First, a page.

Film based on Chanda’s Secrets official selection of the 2010 Cannes Film Festival

The award-winning book Chanda’s Secrets has yet another honor to add to its list. The feature film, Life Above All, based on the novel by Allan Stratton and directed by Oliver Schmitz, has been named an official selection at the 2010 Cannes Film Festival. This is the first time a film adaptation of a Canadian YA novel has been an official selection at Cannes. The film is running in the category Un Certain Regard with Claire Denis as jury president.

A co-production between Dreamer Joint Venture Filmproduktion of Germany and Enigma Films of South Africa, the film tells the heart-breaking story of Chanda, a 16-year-old South African girl who is caught in the devastating AIDS pandemic with all its pain, loss, shame and guilt. It is, nevertheless, a story of hope as Chanda’s tremendous courage helps her find meaning and purpose in life despite the tragic events which afflict her and everyone she loves.

Described by the Globe and Mail as “a finely nuanced, beautifully articulated polemic, with a sparkling main character,” and by Stephen Lewis, former UN special envoy for HIV/AIDS in Africa, as a “powerful story (that) hits home with its harsh truths, its pain and its hard-won hopefulness,” Chanda’s Secrets was first published in 2004 by Annick Press. Among its many honors, it has been named a Michael L. Printz Honor Book for Excellence in YA Literature, a Best Book for Older Readers by the Children’s Africana Book Awards and a finalist for Le prix sorcières of France. There are currently 11 foreign editions available in over 30 countries.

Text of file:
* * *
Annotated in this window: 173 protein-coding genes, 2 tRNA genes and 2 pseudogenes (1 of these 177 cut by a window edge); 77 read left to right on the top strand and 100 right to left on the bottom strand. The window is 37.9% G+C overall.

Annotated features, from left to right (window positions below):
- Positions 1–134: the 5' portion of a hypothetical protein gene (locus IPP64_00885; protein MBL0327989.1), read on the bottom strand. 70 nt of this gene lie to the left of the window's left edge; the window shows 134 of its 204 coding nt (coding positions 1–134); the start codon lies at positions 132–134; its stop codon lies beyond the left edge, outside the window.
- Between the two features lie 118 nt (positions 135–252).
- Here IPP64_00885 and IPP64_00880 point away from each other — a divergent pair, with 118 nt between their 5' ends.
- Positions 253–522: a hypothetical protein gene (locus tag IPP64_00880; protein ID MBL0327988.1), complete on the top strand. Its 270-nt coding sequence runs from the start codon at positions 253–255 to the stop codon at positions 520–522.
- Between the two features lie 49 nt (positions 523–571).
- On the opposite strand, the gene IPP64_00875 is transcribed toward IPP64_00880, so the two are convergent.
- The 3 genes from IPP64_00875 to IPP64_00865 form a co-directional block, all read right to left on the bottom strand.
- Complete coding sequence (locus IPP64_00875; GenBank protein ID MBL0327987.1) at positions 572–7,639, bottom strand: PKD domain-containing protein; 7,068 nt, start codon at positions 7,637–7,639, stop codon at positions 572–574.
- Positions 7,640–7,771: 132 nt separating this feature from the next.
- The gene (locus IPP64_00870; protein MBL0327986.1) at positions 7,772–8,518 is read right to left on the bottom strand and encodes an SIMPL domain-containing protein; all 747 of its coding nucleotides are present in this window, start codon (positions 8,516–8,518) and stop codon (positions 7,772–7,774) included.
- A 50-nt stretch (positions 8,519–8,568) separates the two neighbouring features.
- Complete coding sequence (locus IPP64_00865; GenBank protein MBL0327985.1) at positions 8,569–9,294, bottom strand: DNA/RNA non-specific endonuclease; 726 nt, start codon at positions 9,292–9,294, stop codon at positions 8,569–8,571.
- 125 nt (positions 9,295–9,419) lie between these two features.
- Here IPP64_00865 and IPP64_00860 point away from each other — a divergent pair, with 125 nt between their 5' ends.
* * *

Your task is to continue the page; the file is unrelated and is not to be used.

The screenplay, written by author, playwright and screenwriter Dennis Foon, was translated into a local dialect. Featuring an exclusively South African cast, the film is being released with English subtitles. Director Oliver Schmitz is a German–South African who is closely attached to the history of his native country. His debut film, Mapantsula, depicting the grim reality of South Africa’s black population, was made during the Apartheid without any shooting permits and under great personal risk. Seen around the world, the film received numerous awards and celebrated its world premiere at the Cannes International Film Festival, as did his drama Hijack Stories in 2001. Author Allan Stratton was on the set for most of the filming and recorded the experience on his blog,

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